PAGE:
How Emotions Influence Learning
It may seem obvious that our emotions can influence learning. Just think about trying to learn in a class that you deeply dislike or from a teacher with whom you struggle. It makes it a challenge to retain what you learn or even find the material interesting in the first place.
Professor and researcher Mary Helen Immordino-Yang has studied the relationship between learning and emotions and wrote a book on the subject called Emotions, Learning and the Brain: Exploring the Educational Implications of Affective Neuroscience.
One of the most important findings in her research is that we only think deeply about things we care about. In her book, she explains that "...emotions, such as interest, anxiety, frustration, excitement, or a sense of awe in beholding beauty, become a dimension of the skill [being learned]. This is one reason anxiety can be so debilitating to students' performance, that interest can precipitate a lifetime commitment to studying a topic, that kids have such trouble applying themselves when they don't know why they would ever use a skill outside of class."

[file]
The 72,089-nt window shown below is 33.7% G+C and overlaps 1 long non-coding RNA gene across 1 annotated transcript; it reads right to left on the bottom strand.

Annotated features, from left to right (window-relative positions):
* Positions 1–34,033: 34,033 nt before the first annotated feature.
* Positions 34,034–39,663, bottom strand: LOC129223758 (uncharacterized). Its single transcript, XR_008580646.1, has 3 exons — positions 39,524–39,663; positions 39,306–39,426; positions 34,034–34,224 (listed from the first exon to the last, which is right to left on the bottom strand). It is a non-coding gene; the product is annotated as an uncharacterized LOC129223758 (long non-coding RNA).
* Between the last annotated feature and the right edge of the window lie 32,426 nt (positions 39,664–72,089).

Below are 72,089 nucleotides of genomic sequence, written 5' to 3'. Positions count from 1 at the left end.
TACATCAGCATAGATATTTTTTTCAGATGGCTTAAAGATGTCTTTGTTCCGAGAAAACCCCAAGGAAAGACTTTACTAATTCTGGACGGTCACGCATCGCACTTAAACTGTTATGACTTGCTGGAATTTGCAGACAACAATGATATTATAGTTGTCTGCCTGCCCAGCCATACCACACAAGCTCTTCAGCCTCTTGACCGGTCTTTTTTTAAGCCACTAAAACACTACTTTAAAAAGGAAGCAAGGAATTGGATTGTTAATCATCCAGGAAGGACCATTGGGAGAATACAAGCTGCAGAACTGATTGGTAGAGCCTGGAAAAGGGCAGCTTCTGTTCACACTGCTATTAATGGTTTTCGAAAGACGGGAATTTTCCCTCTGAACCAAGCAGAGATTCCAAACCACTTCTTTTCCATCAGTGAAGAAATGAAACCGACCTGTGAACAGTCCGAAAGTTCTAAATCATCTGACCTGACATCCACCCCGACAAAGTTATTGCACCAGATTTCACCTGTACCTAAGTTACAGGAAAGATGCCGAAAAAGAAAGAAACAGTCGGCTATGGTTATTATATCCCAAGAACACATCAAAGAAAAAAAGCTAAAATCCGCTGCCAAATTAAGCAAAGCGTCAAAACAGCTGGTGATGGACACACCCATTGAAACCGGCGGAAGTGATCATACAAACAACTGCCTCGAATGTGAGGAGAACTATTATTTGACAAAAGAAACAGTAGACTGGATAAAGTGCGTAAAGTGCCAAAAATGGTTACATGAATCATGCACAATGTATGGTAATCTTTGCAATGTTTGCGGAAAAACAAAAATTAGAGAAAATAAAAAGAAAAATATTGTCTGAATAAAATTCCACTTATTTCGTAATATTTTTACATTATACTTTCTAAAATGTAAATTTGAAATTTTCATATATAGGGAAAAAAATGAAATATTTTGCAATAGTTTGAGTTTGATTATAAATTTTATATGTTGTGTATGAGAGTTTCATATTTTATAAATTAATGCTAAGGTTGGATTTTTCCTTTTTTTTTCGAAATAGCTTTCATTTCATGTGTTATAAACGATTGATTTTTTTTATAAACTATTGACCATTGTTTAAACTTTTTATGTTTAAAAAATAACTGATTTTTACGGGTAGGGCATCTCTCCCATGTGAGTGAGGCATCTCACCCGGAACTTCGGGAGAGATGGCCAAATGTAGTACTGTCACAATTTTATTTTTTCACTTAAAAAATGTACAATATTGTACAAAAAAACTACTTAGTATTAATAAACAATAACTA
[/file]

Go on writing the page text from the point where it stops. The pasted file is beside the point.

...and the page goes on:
One way I try to incorporate this knowledge into my work with students is to find out enough about them to understand their interests. Then I will bring a reading piece about a subject they enjoy, or ask them to write about something they feel passionate about. I have seen reluctant readers and writers make big shifts when they are able to engage with the subject through something they care about.
Hopefully more teachers and schools will begin to incorporate these ideas and build lessons and curricula that provide opportunities for students to make emotional connections to what they are learning.